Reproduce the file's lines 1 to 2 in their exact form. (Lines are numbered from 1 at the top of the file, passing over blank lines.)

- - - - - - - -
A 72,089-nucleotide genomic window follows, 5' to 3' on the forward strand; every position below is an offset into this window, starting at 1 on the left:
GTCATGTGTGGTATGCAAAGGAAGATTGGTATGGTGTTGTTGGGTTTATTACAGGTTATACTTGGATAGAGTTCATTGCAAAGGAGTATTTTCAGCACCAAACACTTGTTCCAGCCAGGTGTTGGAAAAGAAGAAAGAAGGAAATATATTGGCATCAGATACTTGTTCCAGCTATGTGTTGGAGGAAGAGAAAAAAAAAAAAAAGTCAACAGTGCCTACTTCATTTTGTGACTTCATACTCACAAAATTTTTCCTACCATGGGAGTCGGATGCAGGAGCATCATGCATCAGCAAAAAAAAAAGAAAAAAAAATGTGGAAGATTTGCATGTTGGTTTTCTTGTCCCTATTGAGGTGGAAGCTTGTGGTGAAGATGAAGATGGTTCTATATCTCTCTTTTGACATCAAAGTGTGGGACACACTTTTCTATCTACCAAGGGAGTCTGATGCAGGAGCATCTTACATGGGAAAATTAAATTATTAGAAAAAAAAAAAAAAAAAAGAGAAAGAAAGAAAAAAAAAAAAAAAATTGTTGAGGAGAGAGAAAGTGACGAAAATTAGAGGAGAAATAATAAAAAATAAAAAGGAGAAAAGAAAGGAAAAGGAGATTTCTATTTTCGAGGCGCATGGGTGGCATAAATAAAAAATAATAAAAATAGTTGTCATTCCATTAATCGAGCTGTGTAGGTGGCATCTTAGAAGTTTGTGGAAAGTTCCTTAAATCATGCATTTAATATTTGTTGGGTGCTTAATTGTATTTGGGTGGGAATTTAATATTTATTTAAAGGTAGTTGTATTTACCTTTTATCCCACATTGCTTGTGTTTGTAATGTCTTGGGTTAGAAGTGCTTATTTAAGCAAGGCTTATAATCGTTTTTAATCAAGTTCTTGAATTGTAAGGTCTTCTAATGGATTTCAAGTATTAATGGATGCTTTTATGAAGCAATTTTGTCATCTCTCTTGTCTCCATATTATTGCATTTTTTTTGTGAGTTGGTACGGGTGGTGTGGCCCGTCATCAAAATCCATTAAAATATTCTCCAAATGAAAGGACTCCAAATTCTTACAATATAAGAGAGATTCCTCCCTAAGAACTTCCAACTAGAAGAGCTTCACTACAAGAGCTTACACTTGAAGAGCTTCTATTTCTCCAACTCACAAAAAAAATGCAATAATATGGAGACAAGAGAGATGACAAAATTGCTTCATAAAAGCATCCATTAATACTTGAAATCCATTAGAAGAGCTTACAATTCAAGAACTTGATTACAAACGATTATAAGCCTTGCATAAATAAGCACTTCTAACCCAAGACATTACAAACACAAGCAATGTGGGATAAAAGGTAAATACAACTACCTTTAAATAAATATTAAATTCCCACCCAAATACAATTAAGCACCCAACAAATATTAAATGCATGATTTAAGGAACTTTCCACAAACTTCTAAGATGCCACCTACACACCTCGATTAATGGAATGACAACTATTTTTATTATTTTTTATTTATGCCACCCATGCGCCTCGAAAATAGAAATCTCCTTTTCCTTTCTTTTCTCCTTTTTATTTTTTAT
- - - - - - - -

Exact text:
A 72,089-nucleotide genomic window follows, 5' to 3' on the forward strand; every position below is an offset into this window, starting at 1 on the left:
GTCATGTGTGGTATGCAAAGGAAGATTGGTATGGTGTTGTTGGGTTTATTACAGGTTATACTTGGATAGAGTTCATTGCAAAGGAGTATTTTCAGCACCAAACACTTGTTCCAGCCAGGTGTTGGAAAAGAAGAAAGAAGGAAATATATTGGCATCAGATACTTGTTCCAGCTATGTGTTGGAGGAAGAGAAAAAAAAAAAAAAGTCAACAGTGCCTACTTCATTTTGTGACTTCATACTCACAAAATTTTTCCTACCATGGGAGTCGGATGCAGGAGCATCATGCATCAGCAAAAAAAAAAGAAAAAAAAATGTGGAAGATTTGCATGTTGGTTTTCTTGTCCCTATTGAGGTGGAAGCTTGTGGTGAAGATGAAGATGGTTCTATATCTCTCTTTTGACATCAAAGTGTGGGACACACTTTTCTATCTACCAAGGGAGTCTGATGCAGGAGCATCTTACATGGGAAAATTAAATTATTAGAAAAAAAAAAAAAAAAAAGAGAAAGAAAGAAAAAAAAAAAAAAAATTGTTGAGGAGAGAGAAAGTGACGAAAATTAGAGGAGAAATAATAAAAAATAAAAAGGAGAAAAGAAAGGAAAAGGAGATTTCTATTTTCGAGGCGCATGGGTGGCATAAATAAAAAATAATAAAAATAGTTGTCATTCCATTAATCGAGCTGTGTAGGTGGCATCTTAGAAGTTTGTGGAAAGTTCCTTAAATCATGCATTTAATATTTGTTGGGTGCTTAATTGTATTTGGGTGGGAATTTAATATTTATTTAAAGGTAGTTGTATTTACCTTTTATCCCACATTGCTTGTGTTTGTAATGTCTTGGGTTAGAAGTGCTTATTTAAGCAAGGCTTATAATCGTTTTTAATCAAGTTCTTGAATTGTAAGGTCTTCTAATGGATTTCAAGTATTAATGGATGCTTTTATGAAGCAATTTTGTCATCTCTCTTGTCTCCATATTATTGCATTTTTTTTGTGAGTTGGTACGGGTGGTGTGGCCCGTCATCAAAATCCATTAAAATATTCTCCAAATGAAAGGACTCCAAATTCTTACAATATAAGAGAGATTCCTCCCTAAGAACTTCCAACTAGAAGAGCTTCACTACAAGAGCTTACACTTGAAGAGCTTCTATTTCTCCAACTCACAAAAAAAATGCAATAATATGGAGACAAGAGAGATGACAAAATTGCTTCATAAAAGCATCCATTAATACTTGAAATCCATTAGAAGAGCTTACAATTCAAGAACTTGATTACAAACGATTATAAGCCTTGCATAAATAAGCACTTCTAACCCAAGACATTACAAACACAAGCAATGTGGGATAAAAGGTAAATACAACTACCTTTAAATAAATATTAAATTCCCACCCAAATACAATTAAGCACCCAACAAATATTAAATGCATGATTTAAGGAACTTTCCACAAACTTCTAAGATGCCACCTACACACCTCGATTAATGGAATGACAACTATTTTTATTATTTTTTATTTATGCCACCCATGCGCCTCGAAAATAGAAATCTCCTTTTCCTTTCTTTTCTCCTTTTTATTTTTTAT